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Document Deep Dive: The Heartfelt Friendship Between Jackie Robinson and Branch Rickey

Baseball brought the two men together, but even when Rickey left the Brooklyn Dodgers, their relationship off the field would last for years

Although they might not have articulated it in so many words, Jackie Robinson and Branch Rickey knew that they had changed baseball—and America.

Jack Roosevelt Robinson, born in 1919 to a family of Georgia sharecroppers, had risen from poverty to become a standout athlete at UCLA and an officer in the segregated United States Army during World War II. But he is of course best known as the first African-American ballplayer in the modern major leagues.

Rickey, the brainy and accomplished general manager of the Brooklyn Dodgers, was the man who put him there. His signing of Robinson in 1947, although highly controversial at the time, is now seen as an important milestone not only in the history of baseball, but in what would, a decade or so later, become known as the Civil Rights Movement.

So when Rickey left the Brooklyn Dodgers in 1950, three years after having signed Robinson to a Dodgers contract—Robinson, by then an established superstar, wrote him a letter of thanks. Rickey responded in kind, writing admirably about their friendship, albeit with a tone that today would be seen as patronizing. Rickey provides unsolicited post-baseball career advice and offers his own services as Robinson’s agent for a future position in the sport’s administrative affairs.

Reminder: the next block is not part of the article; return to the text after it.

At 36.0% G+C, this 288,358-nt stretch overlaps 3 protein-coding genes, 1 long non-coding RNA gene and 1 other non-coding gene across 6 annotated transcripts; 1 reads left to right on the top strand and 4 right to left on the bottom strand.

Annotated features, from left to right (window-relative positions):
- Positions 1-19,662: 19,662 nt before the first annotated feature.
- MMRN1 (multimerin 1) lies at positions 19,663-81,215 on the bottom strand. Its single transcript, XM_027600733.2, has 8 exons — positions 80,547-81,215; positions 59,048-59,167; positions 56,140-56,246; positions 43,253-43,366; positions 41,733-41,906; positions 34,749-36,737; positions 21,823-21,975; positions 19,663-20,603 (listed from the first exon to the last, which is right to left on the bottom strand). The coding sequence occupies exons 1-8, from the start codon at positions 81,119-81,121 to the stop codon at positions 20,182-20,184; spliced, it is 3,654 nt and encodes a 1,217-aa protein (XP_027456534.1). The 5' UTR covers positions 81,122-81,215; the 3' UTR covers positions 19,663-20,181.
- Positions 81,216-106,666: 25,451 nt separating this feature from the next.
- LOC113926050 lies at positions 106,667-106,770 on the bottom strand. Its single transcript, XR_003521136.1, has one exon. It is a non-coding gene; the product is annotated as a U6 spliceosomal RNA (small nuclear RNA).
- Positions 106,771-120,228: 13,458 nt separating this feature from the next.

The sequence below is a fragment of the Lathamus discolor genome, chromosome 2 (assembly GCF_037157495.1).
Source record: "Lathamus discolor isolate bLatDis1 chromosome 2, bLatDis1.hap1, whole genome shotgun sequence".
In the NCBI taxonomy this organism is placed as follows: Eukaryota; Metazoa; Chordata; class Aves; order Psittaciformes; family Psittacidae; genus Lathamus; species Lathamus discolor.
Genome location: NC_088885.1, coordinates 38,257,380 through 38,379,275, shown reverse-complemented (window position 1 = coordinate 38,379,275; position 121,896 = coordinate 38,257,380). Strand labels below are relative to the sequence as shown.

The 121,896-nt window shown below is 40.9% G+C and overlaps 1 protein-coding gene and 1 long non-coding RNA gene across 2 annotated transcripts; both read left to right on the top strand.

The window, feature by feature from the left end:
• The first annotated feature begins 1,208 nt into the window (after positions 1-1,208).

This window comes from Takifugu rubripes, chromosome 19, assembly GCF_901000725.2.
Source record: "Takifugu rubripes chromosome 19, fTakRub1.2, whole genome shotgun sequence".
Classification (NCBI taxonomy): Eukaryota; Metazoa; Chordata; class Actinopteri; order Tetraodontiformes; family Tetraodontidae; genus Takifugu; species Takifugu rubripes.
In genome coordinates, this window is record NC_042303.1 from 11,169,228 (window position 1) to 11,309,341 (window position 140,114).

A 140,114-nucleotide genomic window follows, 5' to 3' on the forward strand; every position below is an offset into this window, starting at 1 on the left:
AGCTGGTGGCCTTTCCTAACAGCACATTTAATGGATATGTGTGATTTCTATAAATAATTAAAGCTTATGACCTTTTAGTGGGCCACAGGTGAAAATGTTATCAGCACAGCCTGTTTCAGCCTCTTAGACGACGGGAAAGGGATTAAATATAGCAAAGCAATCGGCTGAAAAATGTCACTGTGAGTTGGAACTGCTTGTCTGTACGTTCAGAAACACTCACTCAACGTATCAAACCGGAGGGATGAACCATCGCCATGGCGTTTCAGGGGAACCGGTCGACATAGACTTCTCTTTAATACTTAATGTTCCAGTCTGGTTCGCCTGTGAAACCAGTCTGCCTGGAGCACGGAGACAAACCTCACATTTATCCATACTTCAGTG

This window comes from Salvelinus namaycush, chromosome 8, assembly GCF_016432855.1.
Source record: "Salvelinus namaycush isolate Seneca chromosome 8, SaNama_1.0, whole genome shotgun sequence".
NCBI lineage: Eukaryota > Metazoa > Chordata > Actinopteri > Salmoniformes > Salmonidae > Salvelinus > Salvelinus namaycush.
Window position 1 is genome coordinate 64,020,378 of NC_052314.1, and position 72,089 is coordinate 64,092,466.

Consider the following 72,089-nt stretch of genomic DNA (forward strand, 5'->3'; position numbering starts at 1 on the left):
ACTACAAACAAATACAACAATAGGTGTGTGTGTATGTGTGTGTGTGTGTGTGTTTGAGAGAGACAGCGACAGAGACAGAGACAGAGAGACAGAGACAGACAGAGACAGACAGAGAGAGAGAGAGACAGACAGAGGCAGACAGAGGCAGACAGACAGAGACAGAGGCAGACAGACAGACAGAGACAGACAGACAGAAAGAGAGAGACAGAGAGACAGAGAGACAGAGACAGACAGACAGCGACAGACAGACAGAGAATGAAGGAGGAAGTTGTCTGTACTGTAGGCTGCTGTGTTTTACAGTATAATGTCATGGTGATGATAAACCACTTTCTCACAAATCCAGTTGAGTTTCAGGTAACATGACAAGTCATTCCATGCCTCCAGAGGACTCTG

Ballplayers of that era were not known as prolific letter-writers. Indeed, Ricky and Robinson rarely exchanged letters during their time together in Brooklyn. But Robinson was different—and so was their relationship, the nature of which is reflected in this correspondence. “I think the honesty of the comments makes this letter unique,” says Jonathan Eig, author of Opening Day: The Story of Jackie Robinson’s First Season. “The men are discussing important events with real feeling and sincerity of emotion.”           

The most important of those events, of course, was Rickey’s signing of Robinson. It wouldn’t have worked if the two of them hadn’t been able to work together. The letters, both of which are in the Library of Congress, show that despite Rickey’s tendency to patronize his young African- American star, there was a genuine respect—and admiration—between the two men. “I think these letters are very true to the nature of their relationship,” says Eig.

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